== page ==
On Shavuot, as we celebrate receiving the Torah at Mt. Sinai, we also celebrate the beginning of the harvest and the connection between the earth, God and us. Receiving the Torah at Mount Sinai includes accepting the teachings and values of the Torah that guide our daily lives. The Torah teaches: “The choice first fruits of your soil you shall bring to the house of the Eternal your God” (Exodus 23:19). This request of the first fruits of the harvest highlights the value of our produce. Today, we are often so disconnected from where our food comes from that we can forget the value of what we are eating.
Many of our congregations and camps across the country are trying reforge those connections through community gardens. Last summer at URJ Crane Lake Camp, I was able to spend time in our continuously growing garden that was started just a few summers ago. One morning, we went down to the chicken coop and gathered eggs, up to the garden for some herbs and then out to the woods to cook our breakfast over the fire. Preparing an entire meal outside, without entering a grocery store or a kitchen was an special experience, and it helped make that breakfast most delicious batch of scrambled eggs I have ever tasted. I can assure you that not one bit of food in that meal was wasted.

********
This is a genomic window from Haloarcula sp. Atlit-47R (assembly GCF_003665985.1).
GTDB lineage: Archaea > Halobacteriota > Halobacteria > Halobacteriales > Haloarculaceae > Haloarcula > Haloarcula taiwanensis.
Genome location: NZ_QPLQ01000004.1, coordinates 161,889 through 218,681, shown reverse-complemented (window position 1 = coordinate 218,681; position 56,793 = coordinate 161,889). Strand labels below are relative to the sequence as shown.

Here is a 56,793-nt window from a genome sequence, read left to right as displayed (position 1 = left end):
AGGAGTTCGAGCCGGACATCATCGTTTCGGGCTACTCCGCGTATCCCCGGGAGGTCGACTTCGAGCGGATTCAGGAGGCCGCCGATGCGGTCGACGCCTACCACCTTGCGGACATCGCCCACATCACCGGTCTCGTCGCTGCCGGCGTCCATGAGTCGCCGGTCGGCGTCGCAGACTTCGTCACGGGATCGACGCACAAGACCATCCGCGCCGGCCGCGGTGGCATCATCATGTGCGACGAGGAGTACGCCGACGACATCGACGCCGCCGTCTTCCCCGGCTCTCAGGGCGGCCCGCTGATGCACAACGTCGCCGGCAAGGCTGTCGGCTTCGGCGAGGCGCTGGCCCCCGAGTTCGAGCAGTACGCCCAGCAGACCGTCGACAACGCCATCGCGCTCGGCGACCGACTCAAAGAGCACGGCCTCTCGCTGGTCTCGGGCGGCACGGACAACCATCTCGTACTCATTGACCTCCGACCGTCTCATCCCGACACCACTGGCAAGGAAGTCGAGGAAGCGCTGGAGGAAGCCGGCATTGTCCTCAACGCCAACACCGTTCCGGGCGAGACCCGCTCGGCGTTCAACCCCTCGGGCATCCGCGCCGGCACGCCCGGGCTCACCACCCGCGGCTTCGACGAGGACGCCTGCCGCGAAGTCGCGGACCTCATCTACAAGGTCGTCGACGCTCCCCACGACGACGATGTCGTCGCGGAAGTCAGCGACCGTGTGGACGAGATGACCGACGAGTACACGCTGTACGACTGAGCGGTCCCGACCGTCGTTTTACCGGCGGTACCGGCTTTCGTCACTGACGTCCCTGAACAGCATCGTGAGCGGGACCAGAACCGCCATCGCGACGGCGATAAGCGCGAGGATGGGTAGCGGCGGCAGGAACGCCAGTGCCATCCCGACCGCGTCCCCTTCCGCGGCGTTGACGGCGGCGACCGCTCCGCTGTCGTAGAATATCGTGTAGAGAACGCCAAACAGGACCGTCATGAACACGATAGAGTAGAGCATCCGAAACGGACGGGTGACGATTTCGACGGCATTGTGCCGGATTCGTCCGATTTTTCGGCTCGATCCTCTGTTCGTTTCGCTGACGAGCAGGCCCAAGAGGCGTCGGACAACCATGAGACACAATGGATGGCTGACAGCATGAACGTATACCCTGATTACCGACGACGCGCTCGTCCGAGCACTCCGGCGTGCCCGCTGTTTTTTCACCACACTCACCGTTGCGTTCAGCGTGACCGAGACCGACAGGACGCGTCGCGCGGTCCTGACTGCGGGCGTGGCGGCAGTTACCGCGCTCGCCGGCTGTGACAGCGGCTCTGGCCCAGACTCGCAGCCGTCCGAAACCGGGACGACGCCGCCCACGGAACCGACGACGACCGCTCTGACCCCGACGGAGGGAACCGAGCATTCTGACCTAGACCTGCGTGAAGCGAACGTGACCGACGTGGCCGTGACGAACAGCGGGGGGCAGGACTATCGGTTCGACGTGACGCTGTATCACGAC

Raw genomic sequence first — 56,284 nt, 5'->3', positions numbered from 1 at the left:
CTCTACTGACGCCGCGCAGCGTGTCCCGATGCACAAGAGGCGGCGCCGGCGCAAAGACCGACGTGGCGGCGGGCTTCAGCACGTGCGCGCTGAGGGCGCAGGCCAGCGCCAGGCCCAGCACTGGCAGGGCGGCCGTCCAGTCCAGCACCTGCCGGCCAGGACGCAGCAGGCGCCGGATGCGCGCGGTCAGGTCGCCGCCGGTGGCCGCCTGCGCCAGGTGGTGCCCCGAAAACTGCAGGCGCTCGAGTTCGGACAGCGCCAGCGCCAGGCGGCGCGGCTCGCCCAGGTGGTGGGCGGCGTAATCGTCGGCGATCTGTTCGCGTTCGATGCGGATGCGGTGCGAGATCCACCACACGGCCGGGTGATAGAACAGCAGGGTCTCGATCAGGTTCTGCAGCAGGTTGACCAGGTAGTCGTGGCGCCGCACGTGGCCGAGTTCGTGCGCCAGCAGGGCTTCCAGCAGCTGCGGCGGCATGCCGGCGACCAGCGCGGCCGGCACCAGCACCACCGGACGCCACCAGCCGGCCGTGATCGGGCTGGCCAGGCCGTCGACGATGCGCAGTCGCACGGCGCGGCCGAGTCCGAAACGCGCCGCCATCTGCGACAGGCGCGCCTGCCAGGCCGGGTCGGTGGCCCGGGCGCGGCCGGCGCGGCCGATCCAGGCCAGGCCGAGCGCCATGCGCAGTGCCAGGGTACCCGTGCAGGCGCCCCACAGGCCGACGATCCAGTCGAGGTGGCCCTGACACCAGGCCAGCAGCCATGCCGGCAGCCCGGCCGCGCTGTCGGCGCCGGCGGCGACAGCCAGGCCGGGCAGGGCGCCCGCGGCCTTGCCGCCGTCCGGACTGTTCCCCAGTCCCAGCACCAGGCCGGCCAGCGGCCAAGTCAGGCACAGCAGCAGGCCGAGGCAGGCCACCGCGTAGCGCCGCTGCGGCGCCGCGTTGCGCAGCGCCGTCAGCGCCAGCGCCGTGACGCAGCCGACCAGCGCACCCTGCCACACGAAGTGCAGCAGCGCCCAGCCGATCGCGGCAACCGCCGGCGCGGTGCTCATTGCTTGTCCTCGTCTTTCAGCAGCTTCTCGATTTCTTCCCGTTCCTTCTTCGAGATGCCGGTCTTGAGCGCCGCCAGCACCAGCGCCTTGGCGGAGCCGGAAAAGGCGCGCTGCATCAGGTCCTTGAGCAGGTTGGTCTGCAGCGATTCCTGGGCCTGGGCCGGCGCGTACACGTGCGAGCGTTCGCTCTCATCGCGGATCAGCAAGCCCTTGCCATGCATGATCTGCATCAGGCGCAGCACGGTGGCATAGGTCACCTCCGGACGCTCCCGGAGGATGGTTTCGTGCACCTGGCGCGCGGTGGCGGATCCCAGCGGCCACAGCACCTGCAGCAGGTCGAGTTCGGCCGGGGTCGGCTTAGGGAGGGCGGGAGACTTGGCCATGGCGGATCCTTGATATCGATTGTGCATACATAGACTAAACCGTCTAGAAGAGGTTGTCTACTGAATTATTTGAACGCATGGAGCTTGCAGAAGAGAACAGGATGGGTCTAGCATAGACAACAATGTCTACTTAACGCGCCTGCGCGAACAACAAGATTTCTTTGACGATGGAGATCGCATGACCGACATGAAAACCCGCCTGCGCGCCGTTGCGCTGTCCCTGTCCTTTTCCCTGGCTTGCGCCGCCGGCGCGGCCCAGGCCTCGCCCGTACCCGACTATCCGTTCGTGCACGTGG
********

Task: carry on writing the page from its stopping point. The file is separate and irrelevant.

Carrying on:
But, that is not the case with most meals in the United States. There is an estimated 70 billion pounds of food wasted each year in America, up to 40% of food in the United States. In response to this crisis of food waste worldwide, the United Nations recently announced “The Food Loss and Waste Accounting and Reporting Standard,” a metric to record food loss and waste. This tool was established so that governments and businesses can create a baseline for food waste and then take action to reduce it in the future. With nearly one in nine people food insecure worldwide, we must take action to change our wasteful habits.
Factors such as climate change further exacerbate food insecurity. Therefore, in addition to reducing our waste as individuals and as a nation, we also must take steps to address the climate change. You can take action to support the Green Climate Fund, which was established to help vulnerable communities adapt to and mitigate the impacts of climate change.
As you celebrate Shavuot and the receiving of the Torah, remember our responsibly to be stewards of the environment and help those in need. Check out the RAC’s Shavuot Holiday Guide to find programs on food justice and the environment.